Received date: November 02, 2016; Accepted date: December 06, 2016; Published date: December 06, 2016 Citation: Garreton AS, Valzacchi GR, Layus O, Matusevich L, Gueglio G (2016) Post-Finasteride Syndrome: About 2 Cases and Review of the Literature. doi: 10.4172/2167-0250.1000170 Copyright: © 2016 Garreton AS, et al. This is an open-access article distributed under the terms of the Creative Commons Attribution License, which permits unrestricted use, distribution, and reproduction in any medium, provided the original author and source are credited. Visit for more related articles at Andrology-Open Access Introduction: Finasteride is widely used in the treatment of benign prostatic hyperplasia and androgenetic alopecia. Persistent sexual adverse events in patients that withdraw the drug was poorly studied. Materials and methods: case report study of two clinical cases of post-finasteride syndrome. Case 1: 27 year old male who, after 7 months of finasteride 1mg/day intake for androgenetic alopecia, began with erectile dysfunction, low libido, hypospermia, muscular hipotrophy and penile shrinking, in a persistent and progressive way although withdrawal of the drug. Case 2: 23 year old male that after the intake of 1 pill of finasteride 1mg for androgenetic alopecia began with erectile dysfunction, low libido, hypospermia, less intense orgasms, asthenia, muscle pain and penile shrinking, in a persistent and progressive way although withdrawal of the drug. Results: Case 1: Hormonal profiles were normal, with a dihydrotestosterone of 192 pg/ml and the penile ultrasound showed an hyperechogenicity at the distal portion of the right corpus cavernosum. The genetic determination of the CAG triplets of the androgen receptor gene showed a value of 24 repetitions. Physicians sometimes prescribe finasteride for the treatment of benign prostatic hyperplasia (BPH), informally known as an enlarged prostate. Finasteride may improve the symptoms associated with BPH such as difficulty urinating, getting up during the night to urinate, hesitation at the start and end of urination, and decreased urinary flow. It provides less symptomatic relief than alpha-1 blockers such as tamsulosin and symptomatic relief is slower in onset (six months or more of treatment with finasteride may be required to determine the therapeutic results of treatment). Symptomatic benefits are mainly seen in those with prostate volume . In long-term studies finasteride but not alpha-1 inhibitors reduce the risk of acute urinary retention (−57% at 4 years) and the need for surgery (−54% at 4 years). If the drug is discontinued, any therapeutic benefits are reversed within about 6–8 months. A followup study of the Medicare claims of participants in a 10-year Prostate Cancer Prevention Trial suggests a significant reduction in prostate cancer risk is maintained even after discontinuation of treatment.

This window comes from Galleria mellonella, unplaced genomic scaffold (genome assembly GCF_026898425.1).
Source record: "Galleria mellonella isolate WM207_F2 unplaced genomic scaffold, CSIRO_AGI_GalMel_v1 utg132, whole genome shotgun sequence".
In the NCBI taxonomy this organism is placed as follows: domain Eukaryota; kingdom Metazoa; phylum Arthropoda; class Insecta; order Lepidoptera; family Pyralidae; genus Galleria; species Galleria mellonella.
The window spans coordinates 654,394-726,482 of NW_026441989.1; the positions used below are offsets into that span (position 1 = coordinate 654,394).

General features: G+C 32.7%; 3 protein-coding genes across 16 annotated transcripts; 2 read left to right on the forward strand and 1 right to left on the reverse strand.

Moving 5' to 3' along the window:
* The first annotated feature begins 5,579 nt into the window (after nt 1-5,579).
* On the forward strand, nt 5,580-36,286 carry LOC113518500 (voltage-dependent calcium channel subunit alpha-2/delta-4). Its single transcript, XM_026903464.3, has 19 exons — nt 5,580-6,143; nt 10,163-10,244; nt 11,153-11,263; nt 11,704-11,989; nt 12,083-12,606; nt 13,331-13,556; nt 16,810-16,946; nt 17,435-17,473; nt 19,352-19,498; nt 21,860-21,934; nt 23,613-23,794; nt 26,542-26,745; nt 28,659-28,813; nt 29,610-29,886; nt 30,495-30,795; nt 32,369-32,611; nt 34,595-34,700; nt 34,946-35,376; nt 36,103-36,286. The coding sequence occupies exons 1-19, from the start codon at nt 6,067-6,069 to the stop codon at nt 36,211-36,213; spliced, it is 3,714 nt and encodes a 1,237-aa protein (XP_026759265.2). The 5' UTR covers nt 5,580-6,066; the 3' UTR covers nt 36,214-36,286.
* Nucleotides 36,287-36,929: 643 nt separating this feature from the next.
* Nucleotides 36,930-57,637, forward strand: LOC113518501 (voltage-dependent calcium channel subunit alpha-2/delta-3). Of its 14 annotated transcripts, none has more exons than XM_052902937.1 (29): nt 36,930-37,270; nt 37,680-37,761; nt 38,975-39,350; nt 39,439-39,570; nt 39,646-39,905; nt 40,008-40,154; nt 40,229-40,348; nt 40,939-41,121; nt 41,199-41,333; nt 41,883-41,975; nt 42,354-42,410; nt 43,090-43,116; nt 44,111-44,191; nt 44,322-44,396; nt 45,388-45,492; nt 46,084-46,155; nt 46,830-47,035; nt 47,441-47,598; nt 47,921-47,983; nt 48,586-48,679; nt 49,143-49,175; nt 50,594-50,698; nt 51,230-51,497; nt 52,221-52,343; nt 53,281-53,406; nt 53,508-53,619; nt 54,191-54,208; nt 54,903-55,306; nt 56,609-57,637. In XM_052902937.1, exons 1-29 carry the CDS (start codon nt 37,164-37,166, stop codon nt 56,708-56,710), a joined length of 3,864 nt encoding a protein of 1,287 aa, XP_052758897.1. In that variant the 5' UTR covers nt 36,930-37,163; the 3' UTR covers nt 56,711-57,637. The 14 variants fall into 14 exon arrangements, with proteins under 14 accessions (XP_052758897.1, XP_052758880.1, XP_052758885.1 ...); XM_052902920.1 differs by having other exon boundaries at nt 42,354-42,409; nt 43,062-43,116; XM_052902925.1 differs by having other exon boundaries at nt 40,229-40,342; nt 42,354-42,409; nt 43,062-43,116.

IF YOU'RE A BIG TEN SPORTS FAN, you've probably seen Charles K. moving up and down the Big House field during Michigan home games. The now 31-year-old didn't play football—he played sax in the Wolverine marching band. Early on, Charles was a "shy band nerd," but over the course of his college career he morphed into another kind of player. "By my senior year," he concedes, "I'd earned something of a reputation among my friends for dating multiple girls at once." After graduating and moving to Chicago, Charles planned on playing the field for at least a few more years. But then something happened that he hadn't counted on: His hair started falling out. "Here I was, a single guy just starting life in the big city, and I was going bald. I kept thinking, " Charles decided to start taking Propecia, the only FDA-approved oral medication for male-pattern baldness. Finasteride is a 5-alpha reductase type II enzyme inhibitor used to treat hair loss (eg, Propecia, Profal and Re Gen) or enlarged prostate (eg, Proscar, Finasteride Rex and Fintral). PFS includes sexual, physical, and mental and neurological symptoms in patients who have taken finasteride (Table 1). Symptoms often persist after the patient has stopped taking finasteride. Table 1: Reported symptoms of Post-Finasteride Syndrome Importantly, some patients can experience suicidal ideation and depression after stopping finasteride treatment. Patients and their families should be advised about these symptoms and to seek medical advice as soon as possible if they occur. Unfortunately, PFS is a condition with no known cure and few, if any, effective treatments. Further information about PFS can be found on the Post-Finasteride Syndrome Foundation website (
The Post-Finasteride Syndrome Foundation's primary mission is to fund research. Interestingly, at the withdrawal, some of these effects persisted, and different. A I have just stopped taking Propecia about 2 weeks ago and I am getting headaches is this a withdrawal symptom? Headaches can be.